It seems to me that your real dilemma is ethical. Whatever librarian signs the statement for you may feel bound to at least communicate its terms to later borrowers, even if s/he disagrees with those requirements. On the other hand, the terms seem oppressive and contrary to the purpose of both copyright law and scholarship. I doubt I would feel any qualms about putting this item into circulation, where it would get exactly the same protection all other works are entitled to under US law (which is the fundamental spirit of the Berne Convention), but that is an ethical decision that your staff will have to make.
  • To me, those statements look like an attempt to circumvent what is allowed under copyright law by trying to force a license. I think we're going to see that type of language more often, and I think it's both contrary to scholarship and strongly undermines copyright exemptions.

    I don't believe that really works in this situation, however, for the reasons ksmith states.

    I think of rarity or uniqueness as more preservation issues than copyright issues. Theses and dissertations are just protected by copyright as anything else, and I don't see why they should have additional privileges- especially since as scholarly works, they're meant to be shared and disseminated! ^_^

    If you were going to go strictly by those terms, you wouldn't be able to take advantage of the library exemptions for copying, either.
  • Yes, after thinking about our thesis statement a bit I really wonder why it's there, and where it originates! I'm going to do some digging now that I'm curious, and take a look at theses from other institutions that come through ILL. Being a long-time-ago MLS, I never had to write one, so I don't know anything about it from that end!
  • Thanks Kevin and Carlos. You've confirmed my thoughts, which is that the copyright element of the statement is both unenforceable and contrary to academic principles. Kevin, your point that the problem is basically about ethics is a good one. My inclination was to tell the librarian to sign the form, buy the dissertation, and if he felt like he should include the statement in the volume, to do so. For me, the benefit of broad access to the work outweighs any sense of obligation I may have to enforce someone else's rigid attempts to control it.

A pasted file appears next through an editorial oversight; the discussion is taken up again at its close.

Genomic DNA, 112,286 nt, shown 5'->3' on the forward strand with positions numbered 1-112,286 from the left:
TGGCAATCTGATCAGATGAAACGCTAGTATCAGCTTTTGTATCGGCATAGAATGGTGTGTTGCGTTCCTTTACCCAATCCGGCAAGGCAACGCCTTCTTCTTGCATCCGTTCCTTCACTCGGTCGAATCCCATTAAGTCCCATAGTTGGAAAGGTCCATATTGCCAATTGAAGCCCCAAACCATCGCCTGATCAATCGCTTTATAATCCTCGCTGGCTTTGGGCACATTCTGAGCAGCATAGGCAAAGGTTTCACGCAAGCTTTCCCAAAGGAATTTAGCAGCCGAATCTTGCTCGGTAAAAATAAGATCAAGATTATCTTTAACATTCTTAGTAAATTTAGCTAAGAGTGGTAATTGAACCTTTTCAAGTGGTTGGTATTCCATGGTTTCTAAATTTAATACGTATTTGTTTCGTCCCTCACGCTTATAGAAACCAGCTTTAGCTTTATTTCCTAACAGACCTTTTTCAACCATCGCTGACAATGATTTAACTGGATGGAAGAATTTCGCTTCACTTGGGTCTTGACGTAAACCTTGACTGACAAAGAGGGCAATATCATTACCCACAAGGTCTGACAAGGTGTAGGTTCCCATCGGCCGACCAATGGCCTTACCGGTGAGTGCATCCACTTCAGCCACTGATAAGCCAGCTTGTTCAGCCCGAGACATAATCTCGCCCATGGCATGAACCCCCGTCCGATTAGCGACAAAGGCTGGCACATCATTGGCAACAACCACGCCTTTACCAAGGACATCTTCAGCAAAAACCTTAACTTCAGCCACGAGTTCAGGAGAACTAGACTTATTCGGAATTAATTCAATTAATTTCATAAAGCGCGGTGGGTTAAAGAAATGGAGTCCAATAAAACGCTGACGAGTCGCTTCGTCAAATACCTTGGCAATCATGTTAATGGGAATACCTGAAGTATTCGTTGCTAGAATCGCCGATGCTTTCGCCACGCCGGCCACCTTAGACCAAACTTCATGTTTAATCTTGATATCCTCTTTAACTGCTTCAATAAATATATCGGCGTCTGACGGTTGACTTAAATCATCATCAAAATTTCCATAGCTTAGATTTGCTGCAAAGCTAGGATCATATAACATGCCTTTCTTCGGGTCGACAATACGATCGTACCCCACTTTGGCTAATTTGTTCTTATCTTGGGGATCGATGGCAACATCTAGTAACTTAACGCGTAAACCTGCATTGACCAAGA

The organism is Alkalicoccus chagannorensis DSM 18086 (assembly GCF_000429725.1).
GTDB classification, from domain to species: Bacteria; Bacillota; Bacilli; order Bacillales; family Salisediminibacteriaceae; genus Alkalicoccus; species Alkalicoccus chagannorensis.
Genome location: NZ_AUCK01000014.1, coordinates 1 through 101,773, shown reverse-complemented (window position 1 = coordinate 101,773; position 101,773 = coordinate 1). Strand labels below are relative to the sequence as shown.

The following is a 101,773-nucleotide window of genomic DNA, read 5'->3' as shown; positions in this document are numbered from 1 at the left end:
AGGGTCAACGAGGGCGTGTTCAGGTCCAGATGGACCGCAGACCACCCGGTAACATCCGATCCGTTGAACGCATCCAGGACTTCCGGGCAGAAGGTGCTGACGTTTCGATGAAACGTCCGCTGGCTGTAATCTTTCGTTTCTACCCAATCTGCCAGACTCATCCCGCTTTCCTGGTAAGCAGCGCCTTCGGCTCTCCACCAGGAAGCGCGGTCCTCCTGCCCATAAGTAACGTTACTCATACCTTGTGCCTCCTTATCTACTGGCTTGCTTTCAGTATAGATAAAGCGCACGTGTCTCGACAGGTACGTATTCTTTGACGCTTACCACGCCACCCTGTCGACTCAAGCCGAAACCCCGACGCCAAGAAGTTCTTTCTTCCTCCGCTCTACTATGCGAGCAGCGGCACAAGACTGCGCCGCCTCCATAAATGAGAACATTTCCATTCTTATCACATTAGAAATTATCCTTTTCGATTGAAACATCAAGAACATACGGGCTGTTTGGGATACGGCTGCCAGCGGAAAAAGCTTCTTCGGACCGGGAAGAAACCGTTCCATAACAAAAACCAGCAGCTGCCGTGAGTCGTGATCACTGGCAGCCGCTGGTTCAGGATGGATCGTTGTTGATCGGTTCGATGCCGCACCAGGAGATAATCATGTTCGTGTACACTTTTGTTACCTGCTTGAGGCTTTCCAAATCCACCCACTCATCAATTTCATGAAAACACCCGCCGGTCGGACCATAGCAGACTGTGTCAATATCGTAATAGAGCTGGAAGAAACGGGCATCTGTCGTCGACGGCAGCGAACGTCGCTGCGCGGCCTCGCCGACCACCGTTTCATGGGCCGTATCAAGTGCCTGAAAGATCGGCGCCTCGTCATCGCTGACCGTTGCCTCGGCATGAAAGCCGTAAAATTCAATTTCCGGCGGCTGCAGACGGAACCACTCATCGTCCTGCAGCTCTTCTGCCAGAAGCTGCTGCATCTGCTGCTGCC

I'm still curious about how other libraries deal with these forms, so Janet, I hope you'll report back with the results of your digging!
  • Coincidentally, this same issue just came through my door this afternoon. My institution has been presented with a form similar, but not identical, to the one Molly quotes by Cambridge University (which apparently does not play with British Library Thesis Service) in order to purchase a copy of a Cambridge dissertation.

    The Copyright Declaration that we got reads as follows:

    "I recognize that in accordance with the law of copyright no information derived from this dissertation or quotation from it may be published without full acknowledgment of the source being made nor any substantial extract from this dissertation published without the authors (sic) written consent"

    I am a little more comfortable with this language than that used by the Thesis Service, since it is at least an accurate statement of British copyright law. "Fair dealing" in the UK, unlike US fair use, does require attribution of the source. And "substantial extracts" would presumably be outside the scope of either fair use or fair dealing. So I have advised our acquisitions department to sign the declaration and to paste a copy of it inside the dissertation before it is put into circulation. As we have observed, the purchase form does not seem to anticipate library lending, but this seemed like a reasonable compromise to me. No borrower will be in privity of contract with Cambridge, of course, but the library (which will have such a relationship through its agent who signs the declaration) will have made a reasonable effort to communicate the restrictions to the borrower.

    I would be less likely to suggest that course of action in regard to the form Molly received, since it is not an accurate statement of the law that would actually apply to any borrower. But I am curious what others think; is this a reasonable way to deal with the situation, where the statement itself seems OK?
  • Still investigating this -- at OU, it seems to be a case of "we've just always done it this way." My query to the Graduate College was kicked back here to the library staff member who prepares the theses for binding! And she says she's been doing it that way for 20 years. Perhaps next I'll try UMI and see what they know...
  • Thanks for checking back in, Janet. I would guess, based on my previous interactions with UMI, that they have nothing to do with the policies of individual libraries, and probably won't have anything helpful to say. But I may be wrong, and I'll be interested to hear their response.
  • I've contacted our university's legal counsel and he'll get back to me after finals -- as he said, unless I'm flunking out or being denied tenure, I'm going to have to wait a few days! But initially he thinks it's something the library can and should change. More next week, I hope!